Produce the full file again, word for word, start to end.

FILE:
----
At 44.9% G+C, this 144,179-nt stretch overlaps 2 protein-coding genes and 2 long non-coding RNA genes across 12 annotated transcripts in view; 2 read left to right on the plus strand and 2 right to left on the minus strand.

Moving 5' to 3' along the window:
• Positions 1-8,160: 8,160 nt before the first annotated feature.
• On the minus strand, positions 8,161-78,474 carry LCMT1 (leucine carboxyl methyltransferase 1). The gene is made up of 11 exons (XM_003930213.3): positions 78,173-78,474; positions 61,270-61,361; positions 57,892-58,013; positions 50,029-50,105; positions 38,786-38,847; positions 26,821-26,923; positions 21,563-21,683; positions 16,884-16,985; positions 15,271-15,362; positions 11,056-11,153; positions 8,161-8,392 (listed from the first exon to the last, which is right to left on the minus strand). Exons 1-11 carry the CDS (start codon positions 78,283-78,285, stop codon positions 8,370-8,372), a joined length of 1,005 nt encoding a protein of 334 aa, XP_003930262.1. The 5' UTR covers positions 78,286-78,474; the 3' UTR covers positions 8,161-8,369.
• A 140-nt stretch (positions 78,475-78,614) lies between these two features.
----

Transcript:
At 44.9% G+C, this 144,179-nt stretch overlaps 2 protein-coding genes and 2 long non-coding RNA genes across 12 annotated transcripts in view; 2 read left to right on the plus strand and 2 right to left on the minus strand.

Moving 5' to 3' along the window:
• Positions 1-8,160: 8,160 nt before the first annotated feature.
• On the minus strand, positions 8,161-78,474 carry LCMT1 (leucine carboxyl methyltransferase 1). The gene is made up of 11 exons (XM_003930213.3): positions 78,173-78,474; positions 61,270-61,361; positions 57,892-58,013; positions 50,029-50,105; positions 38,786-38,847; positions 26,821-26,923; positions 21,563-21,683; positions 16,884-16,985; positions 15,271-15,362; positions 11,056-11,153; positions 8,161-8,392 (listed from the first exon to the last, which is right to left on the minus strand). Exons 1-11 carry the CDS (start codon positions 78,283-78,285, stop codon positions 8,370-8,372), a joined length of 1,005 nt encoding a protein of 334 aa, XP_003930262.1. The 5' UTR covers positions 78,286-78,474; the 3' UTR covers positions 8,161-8,369.
• A 140-nt stretch (positions 78,475-78,614) lies between these two features.